- This book made me realize that I was living in the momentum of anticipation, and not where all the good stuff is at: the present!

1 mile run
Wide grip pushups: 8, 10, 12, 15
Incline wide grip pushups: 8, 10, 12, 15
Narrow Grip pushups: 8, 10, 12, 15
Diamond pushups: 8, 10, 12, 15
Chair dips: 8, 10, 12, 15
Dips w/ elevated legs: 8, 10, 12, 15
Archer pushups: 8, 10, 12, 15
Flutter kicks: 2 sets @ 60 seconds
Plank: 2 sets @ 60 seconds

1 mile run
Pull-Ups: 4 x 8, 10, 12, 15
Chin-Ups: 4 x 8, 10, 12, 15
DB Rows (depends on how much weight you have, but I have a set of 20 lb. dumbbells and am doing 4 sets of 35, with an increase of 5 each set.)
Wide Stance 2 Arm DB Row 4 x 20 (increase of 5 each set)
DB Shrugs 4 x 40 (increase of 5 each set)
21s (2 sets)

2 mile run
Body squats while holding dumbbell 5 sets, 1 minute each.
DB Lunges 5 sets, 1 minute each.
Romanian Deadlifts 4 x 6-8
Bicycle crunch 2 sets, 1 minute
Russian twists 2 sets, 1 minute
Last edited by RFS on Mon May 18, 2020 7:49 pm, edited 2 times in total.

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Re: RFS' Journal

Post by RFS »

Spending: $707
Income: $4.2k (including stimulus)
Savings Rate: 83%
Net Worth: $73k (about $5k in stocks, $25k cash, and the rest in short term t-bonds.)

With COVID throwing a spinning head kick to the economy, I have thought a lot about house hacking recently. The neighborhood that I'm moving to, Pittsburgh, has great long term prospects. It's 1 mile from downtown and a MARTA station. The Beltline will cut through the neighborhood by the end of 2020, right behind a new co-working/maker's space opening soon. It's bordered by Adair Park to the left and Summerhill on the right, which are excellent neighborhoods.

The downside is that it's in the earlier stages of transition. It's not a warzone, but the quality varies by the block. You can be on a stretch with great looking homes and lawns, then turn a corner and see boarded up houses and trash everywhere. It's a historical neighborhood with many shotgun-style homes, so the average lot is smaller than most other neighborhoods in the city, too.

Prices jumped quite a bit 2 years ago, but now nobody seems to agree on what anything should cost. By the end of 2019, an abundance of ridiculously priced houses ($320k for 1400 sq. 3/2's with an unimpressive remodel) saw price reductions after sitting on the market for 180+ days. Since the lockdowns started, prices have been all over the place. A couple of weeks ago, there was a 1200 sq. 3/2 SFH built in 2006 that needed a little bit of TLC listed at $138k. It sold quickly. Some more luxurious and bigger properties have been coming on for $200-$220k, and others have been listed anywhere from $300k to $500k (lol.)

The neighborhood next to it, Adair Park, is much nicer than Pittsburgh. A road called Metropolitan Parkway splits the two neighborhoods, and the change is instantly noticeable when you cross over. The houses all look cared for, there's little to no trash, and the lawns and sidewalks are kept up. You also pay significantly more for this change, as most homes start at $300k there (although a few smaller houses that need work have come on the market for less than $200k.) I really like the neighborhood right below Adair Park, Capitol View. It's not nearly as pricey as Adair Park, but almost as nice, and the lot sizes are much bigger than Pittsburgh's.

The nicest of them all, West End, is too damn pricey, but this has been the bubble years, and the bubble was popped by the most calamitous economic event in the last 100 years. Between AirBnB and the sheer amount of people who have lost their jobs, how low will prices go when the forebearance period ends and foreclosures start hitting the market? It seems that the dust is still in the air from all of this, and that it would be foolish to buy anything right now. Plus, I don't feel that my employment situation is stable (I know it's never truly stable, but less stable than usual.) I'm optimistic because I'm a teacher, but this will be my first year in a new district. Each system here has to trim their budget by 15%, and in education, layoffs usually go by seniority and not performance. Nobody even knows how to do K-12 education in the fall.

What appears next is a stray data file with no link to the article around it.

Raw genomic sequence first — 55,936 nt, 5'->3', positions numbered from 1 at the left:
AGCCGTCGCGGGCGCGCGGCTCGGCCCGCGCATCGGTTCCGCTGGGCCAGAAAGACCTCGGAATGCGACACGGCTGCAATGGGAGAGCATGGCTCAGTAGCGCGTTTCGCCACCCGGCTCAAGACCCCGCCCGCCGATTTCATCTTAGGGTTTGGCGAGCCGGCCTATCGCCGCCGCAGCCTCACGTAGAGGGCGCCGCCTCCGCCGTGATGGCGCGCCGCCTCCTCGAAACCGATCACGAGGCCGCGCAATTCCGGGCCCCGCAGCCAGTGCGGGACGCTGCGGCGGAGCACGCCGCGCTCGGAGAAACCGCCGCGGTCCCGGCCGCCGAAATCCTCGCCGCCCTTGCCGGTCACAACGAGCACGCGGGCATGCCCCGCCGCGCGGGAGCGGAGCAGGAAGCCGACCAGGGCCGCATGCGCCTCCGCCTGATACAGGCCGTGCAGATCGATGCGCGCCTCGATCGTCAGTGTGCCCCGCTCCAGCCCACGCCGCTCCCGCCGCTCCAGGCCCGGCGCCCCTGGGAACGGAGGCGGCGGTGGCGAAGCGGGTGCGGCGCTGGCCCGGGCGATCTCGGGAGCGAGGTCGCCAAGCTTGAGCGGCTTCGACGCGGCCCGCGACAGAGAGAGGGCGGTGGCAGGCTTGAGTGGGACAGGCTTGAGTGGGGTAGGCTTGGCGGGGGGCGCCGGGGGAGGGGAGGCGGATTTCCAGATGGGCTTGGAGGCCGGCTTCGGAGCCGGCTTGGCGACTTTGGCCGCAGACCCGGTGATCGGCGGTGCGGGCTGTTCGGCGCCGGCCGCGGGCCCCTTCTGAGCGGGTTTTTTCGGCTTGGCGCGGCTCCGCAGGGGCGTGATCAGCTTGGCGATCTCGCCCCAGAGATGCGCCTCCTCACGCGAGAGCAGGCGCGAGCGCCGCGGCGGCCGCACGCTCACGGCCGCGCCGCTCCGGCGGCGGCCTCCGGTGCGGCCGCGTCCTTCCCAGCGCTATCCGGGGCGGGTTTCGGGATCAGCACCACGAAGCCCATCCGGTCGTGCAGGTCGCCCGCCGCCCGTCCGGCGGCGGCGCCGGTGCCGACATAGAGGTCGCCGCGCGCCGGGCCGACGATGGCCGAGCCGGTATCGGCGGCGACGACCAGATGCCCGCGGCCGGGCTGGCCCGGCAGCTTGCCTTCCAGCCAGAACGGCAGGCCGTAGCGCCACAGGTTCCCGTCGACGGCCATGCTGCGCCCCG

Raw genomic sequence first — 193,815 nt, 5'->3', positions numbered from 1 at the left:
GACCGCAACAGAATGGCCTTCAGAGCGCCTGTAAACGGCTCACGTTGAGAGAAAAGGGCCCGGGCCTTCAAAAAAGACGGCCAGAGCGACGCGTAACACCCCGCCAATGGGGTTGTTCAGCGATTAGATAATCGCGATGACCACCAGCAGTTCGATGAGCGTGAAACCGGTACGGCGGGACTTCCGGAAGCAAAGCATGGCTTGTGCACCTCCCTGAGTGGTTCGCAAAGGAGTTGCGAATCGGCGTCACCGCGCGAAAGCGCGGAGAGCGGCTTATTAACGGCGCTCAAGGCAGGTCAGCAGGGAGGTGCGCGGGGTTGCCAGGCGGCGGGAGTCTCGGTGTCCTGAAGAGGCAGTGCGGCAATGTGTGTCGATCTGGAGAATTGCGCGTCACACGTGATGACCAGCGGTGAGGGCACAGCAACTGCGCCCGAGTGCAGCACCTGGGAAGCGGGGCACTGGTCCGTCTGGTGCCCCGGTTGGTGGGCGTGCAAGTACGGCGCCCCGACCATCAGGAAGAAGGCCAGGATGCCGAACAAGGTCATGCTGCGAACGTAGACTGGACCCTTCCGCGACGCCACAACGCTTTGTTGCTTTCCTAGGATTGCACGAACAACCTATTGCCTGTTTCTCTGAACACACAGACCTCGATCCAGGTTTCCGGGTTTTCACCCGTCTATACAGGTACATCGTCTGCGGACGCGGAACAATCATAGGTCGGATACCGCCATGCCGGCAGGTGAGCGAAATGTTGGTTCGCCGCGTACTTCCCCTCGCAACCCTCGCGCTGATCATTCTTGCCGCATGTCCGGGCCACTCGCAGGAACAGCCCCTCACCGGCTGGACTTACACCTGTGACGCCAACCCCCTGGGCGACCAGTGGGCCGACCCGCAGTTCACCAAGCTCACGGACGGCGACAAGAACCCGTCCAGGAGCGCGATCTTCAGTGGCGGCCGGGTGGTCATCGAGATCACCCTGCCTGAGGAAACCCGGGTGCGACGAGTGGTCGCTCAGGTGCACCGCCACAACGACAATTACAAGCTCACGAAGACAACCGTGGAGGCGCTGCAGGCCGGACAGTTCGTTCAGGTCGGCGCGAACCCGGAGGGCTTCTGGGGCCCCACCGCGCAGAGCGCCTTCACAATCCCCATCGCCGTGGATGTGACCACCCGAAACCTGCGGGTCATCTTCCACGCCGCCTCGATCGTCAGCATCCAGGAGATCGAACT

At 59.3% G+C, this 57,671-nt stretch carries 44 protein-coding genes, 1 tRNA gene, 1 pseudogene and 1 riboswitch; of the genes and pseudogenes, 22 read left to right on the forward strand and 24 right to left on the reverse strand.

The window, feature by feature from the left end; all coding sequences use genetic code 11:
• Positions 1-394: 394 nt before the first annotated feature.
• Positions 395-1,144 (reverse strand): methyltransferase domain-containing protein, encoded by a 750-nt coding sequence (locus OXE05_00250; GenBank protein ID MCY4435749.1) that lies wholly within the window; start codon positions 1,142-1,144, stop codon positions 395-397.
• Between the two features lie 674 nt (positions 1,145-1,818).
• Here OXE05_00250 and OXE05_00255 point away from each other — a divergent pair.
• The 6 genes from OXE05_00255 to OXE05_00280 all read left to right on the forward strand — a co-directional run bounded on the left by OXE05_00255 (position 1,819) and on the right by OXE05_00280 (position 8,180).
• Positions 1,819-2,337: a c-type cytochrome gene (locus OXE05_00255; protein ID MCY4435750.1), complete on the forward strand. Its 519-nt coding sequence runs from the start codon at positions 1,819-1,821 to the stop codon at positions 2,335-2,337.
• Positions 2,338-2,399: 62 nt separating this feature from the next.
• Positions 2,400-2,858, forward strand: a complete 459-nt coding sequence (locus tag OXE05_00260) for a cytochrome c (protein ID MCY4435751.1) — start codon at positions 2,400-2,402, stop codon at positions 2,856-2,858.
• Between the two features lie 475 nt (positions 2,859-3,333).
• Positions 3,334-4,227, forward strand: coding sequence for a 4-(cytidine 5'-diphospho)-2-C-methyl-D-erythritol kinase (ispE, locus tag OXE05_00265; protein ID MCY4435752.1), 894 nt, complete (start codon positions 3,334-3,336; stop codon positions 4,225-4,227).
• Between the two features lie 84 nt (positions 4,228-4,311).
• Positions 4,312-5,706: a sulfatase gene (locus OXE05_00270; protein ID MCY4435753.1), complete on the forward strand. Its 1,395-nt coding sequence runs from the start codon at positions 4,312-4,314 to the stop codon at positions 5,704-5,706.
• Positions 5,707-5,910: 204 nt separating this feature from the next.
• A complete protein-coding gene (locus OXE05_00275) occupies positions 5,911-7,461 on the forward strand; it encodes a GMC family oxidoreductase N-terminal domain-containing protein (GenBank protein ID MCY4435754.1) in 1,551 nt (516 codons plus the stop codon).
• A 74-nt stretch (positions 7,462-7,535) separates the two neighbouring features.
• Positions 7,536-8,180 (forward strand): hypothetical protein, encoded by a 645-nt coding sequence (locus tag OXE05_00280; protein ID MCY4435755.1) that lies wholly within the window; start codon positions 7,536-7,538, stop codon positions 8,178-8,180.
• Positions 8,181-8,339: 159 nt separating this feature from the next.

Sometimes I feel bearish on metropolises in general. Several companies just discovered they can do business without paying for expensive offices. If less white-collar people are commuting to a downtown core on a daily basis, it will have a ripple effect on service jobs that support them.

The good thing is that Atlanta has an extremely diversified economy, no competing cities in the region, and is projected to see a huge population increase over the next 10 years. Still, if a ridiculous amount of work becomes remote, people may eschew large metropolises and seek affordable mid-sized cities. In light of this, I suppose the wise thing to do is to keep it simple: don't buy anything unless it's in the strike zone, keep ample cash reserves, and don't get into a position where you won't survive if SHTF.


The 4 Agreements, Don Miguel Ruiz
- This is a book about 4 tenets passed down from Toltecs culture. They are:
1. Be impeccable with your word
2. Don't take anything personally
3. Never make assumptions
4. Always do your best.

I think much differently about these ideas now, especially #1 and #3. This book is frequently recommended by top CEOs, athletes, artists, etc, for a reason!

A Fighter's Heart, Sam Sheridan
- Sam Sheridan wound up traveling all over the world to immerse himself in martial arts- he heads to Thailand to learn Muy Thai, Brazil to roll Jiu Jitsu, Iowa to train at a top MMA gym, Oakland to box with Andre Ward, and even a Tai Chi gym and Buddhist monastery for a little while. He is an excellent writer, and while the book sometimes drags a little bit, I really liked the section about Andre Ward. It was written in the early 2000s, when he was an up-and-coming pro boxer, and I was impressed by his clarity and discipline at such a young age. His trainer, Virgil Hunter, is a serious badass too.

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Re: RFS' Journal

Post by Egg »

Hey RFS,

Just popping in to say hi. I take your point about the economic fallout of COVID-19, but I always marvel at the low cost of real estate in the US (as I'm sure many others from developed Western countries do). We live in a comparably sized city to Atlanta here in the UK and $320k would still be considered cheap for a 1400sq ft 3-bed (which would be really big for here) in anything other than the shittiest neighbourhoods.

I guess we're all trying to do a bit of crystal-ball peering right now, but I'll go on the record as guessing that COVID-19 won't depress house prices all that much or all that long here in the UK. In Atlanta, I've no idea - I guess the government has less interest in keeping them artifically pumped up than we Brits traditionally do - but some similar pressures will surely exist from low interest rates...?